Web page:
by Alice Collins
COP26 is the UN’s 26th climate change conference which exists to address current problems associated with climate and global warming as well as set targets for the future. It is set to be the most significant COP since the Paris Agreement in 2015 (which set an aim to limit global warming to 1.5 degrees or 2 degrees absolute maximum) and is running from the 31st October until the 12th November in Glasgow, Scotland. Glasgow was selected as the location for the conference due to its status as a ‘Global green city’ as well as having an aim to reach carbon neutrality by 2030. Attending the conference are an estimated 25,000 people including numerous heads of states such as Joe Biden for the US and Boris Johnson for the UK as well as EU representatives from the 27 member states. Some other figureheads in the climate crisis also attending include David Attenborough (named as the COP26 People’s advocate) and Greta Thunberg. Scientists have warned that this may be the last chance we have to avert the climate crisis and prevent it from spiralling completely out of control, so the world leaders attending the event need to commit to drastic reductions in greenhouse emissions amongst other commitments. This is something which will be discussed within the negotiation component of the conference, and is ultimately the key part to its success.
One of the most important factors being discussed is the need to reduce global greenhouse emissions. In order to do this, four main areas have been targeted, the first one of these being the phasing out of coal and ultimately consigning it to history. Globally, the power sector accounts for ¼ of greenhouse emissions so it is imperative that this is changed. For developed countries the aim is to completely phase out the use of coal by 2030, and by 2040 for the rest of the world, replacing the use of fossil fuels with renewable energy sources. This is likely to prove more difficult in less developed countries where there is a heavier reliance upon coal and less of a chance to switch to renewables. Another target which is to be discussed is the acceleration of the electric vehicle transition. Replacing petrol and diesel cars with electric vehicles will help reduce the CO2 emissions as well as reduce air pollution, particularly in urban and city areas. The aim is to commit to all new vehicles being net 0 by 2040, or 2030 in leading markets (such as in Europe, China and the USA). Once again, this will be a slower transition in less developed countries. The tackling of methane emissions is also a crucial action to be discussed because although CO2 is the most ubiquitous greenhouse gas, CH4 is the most potent, having 25x the global warming potential of CO2. The leading source of CH4 emissions is agriculture (partculairy the farming of livestock) followed closely by the energy sector as a result of burning fossil fuels. Plans to reduce CH4 emissions have the potential to avoid 0.3 degrees Celsius of warming by 2040 and play a critical role in keeping the 1.5 degrees temperature rise limit within reach. The fourth area being targeted to reduce greenhouse gas emissions is the tackling of deforestation. Globally, tropical deforestation accounts for around 20% of greenhouse emissions because it involves the destruction of a major carbon sink. Slowing down and ultimately stopping deforestation is a crucial action which needs to be taken, so it is imperative that leaders (particularly those of countries with tropical rainforests such as Brazil and Indonesia) discuss and lay out plans for this to take place.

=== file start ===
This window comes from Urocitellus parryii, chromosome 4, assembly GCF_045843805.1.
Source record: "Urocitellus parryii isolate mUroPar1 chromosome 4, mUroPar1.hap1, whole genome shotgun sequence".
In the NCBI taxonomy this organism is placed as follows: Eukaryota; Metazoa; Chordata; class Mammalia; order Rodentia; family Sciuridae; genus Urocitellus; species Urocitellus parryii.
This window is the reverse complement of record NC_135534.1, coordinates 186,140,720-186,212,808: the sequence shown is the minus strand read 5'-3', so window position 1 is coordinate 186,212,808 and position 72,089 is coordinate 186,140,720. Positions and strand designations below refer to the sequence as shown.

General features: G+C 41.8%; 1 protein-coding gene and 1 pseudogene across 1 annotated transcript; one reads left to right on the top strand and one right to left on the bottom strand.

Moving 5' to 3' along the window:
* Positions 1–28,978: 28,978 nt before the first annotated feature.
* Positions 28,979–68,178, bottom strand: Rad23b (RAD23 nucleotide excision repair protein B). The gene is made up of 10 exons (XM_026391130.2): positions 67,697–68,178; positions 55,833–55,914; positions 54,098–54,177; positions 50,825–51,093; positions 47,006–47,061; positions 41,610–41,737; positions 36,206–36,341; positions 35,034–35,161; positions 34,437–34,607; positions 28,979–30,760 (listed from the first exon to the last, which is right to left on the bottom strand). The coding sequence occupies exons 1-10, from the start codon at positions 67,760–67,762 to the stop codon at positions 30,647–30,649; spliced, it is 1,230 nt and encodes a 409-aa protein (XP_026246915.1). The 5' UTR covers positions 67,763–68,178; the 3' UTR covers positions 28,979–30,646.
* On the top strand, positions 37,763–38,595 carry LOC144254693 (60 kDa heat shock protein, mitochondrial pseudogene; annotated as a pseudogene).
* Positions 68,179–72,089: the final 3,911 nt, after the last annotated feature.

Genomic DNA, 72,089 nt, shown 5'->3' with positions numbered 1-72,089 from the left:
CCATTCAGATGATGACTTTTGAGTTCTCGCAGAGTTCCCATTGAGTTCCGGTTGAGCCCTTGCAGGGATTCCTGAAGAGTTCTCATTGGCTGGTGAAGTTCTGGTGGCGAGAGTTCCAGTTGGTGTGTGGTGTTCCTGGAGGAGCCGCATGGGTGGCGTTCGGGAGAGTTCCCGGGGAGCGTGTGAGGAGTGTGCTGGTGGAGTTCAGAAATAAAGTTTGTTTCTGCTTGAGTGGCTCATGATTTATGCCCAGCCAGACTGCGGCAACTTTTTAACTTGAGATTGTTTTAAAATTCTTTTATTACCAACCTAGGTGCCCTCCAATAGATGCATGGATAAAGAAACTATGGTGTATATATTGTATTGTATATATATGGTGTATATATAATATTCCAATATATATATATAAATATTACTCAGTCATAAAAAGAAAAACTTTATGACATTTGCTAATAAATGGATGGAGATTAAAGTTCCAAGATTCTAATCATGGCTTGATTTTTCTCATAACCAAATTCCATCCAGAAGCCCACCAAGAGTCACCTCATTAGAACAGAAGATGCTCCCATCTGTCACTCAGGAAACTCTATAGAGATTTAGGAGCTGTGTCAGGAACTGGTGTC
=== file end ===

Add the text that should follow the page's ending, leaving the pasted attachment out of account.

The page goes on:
As well as making plans to reduce greenhouse gas emissions, it is important that countries learn to plan in advance for the potential results of climate change. For instance, countries which are most vulnerable to the impacts of climate change need to make sure that infrastructure is strong enough to withstand extreme weather events such as flooding and hurricanes. Additionally plans need to be set out for evacuation and recovery of people within these events. Ironically, it is often the less developed countries which have the smallest contribution to climate change which are the most heavily affected. As a result, advanced countries (AC’s) need to scale up contributions to help mobilise at least $100 billion per year to support developing countries in taking ambitious climate action, in terms of both prevention and reduction as well as preparation for the future.
Despite all of these ideas and plans having been created, it is unclear and perhaps unlikely that it will all be followed through. Ultimately, the success of the conference is dependent on the world leaders of all the different countries deciding to take drastic measures to help avert climate change. They must begin to turn their commitments into actions, and do this with more urgency than ever before as this may be the last chance we can get. The next decade is decisive, and with the correct decisions we can begin to reverse and mitigate the effects of climate change, we just need those in power to take action.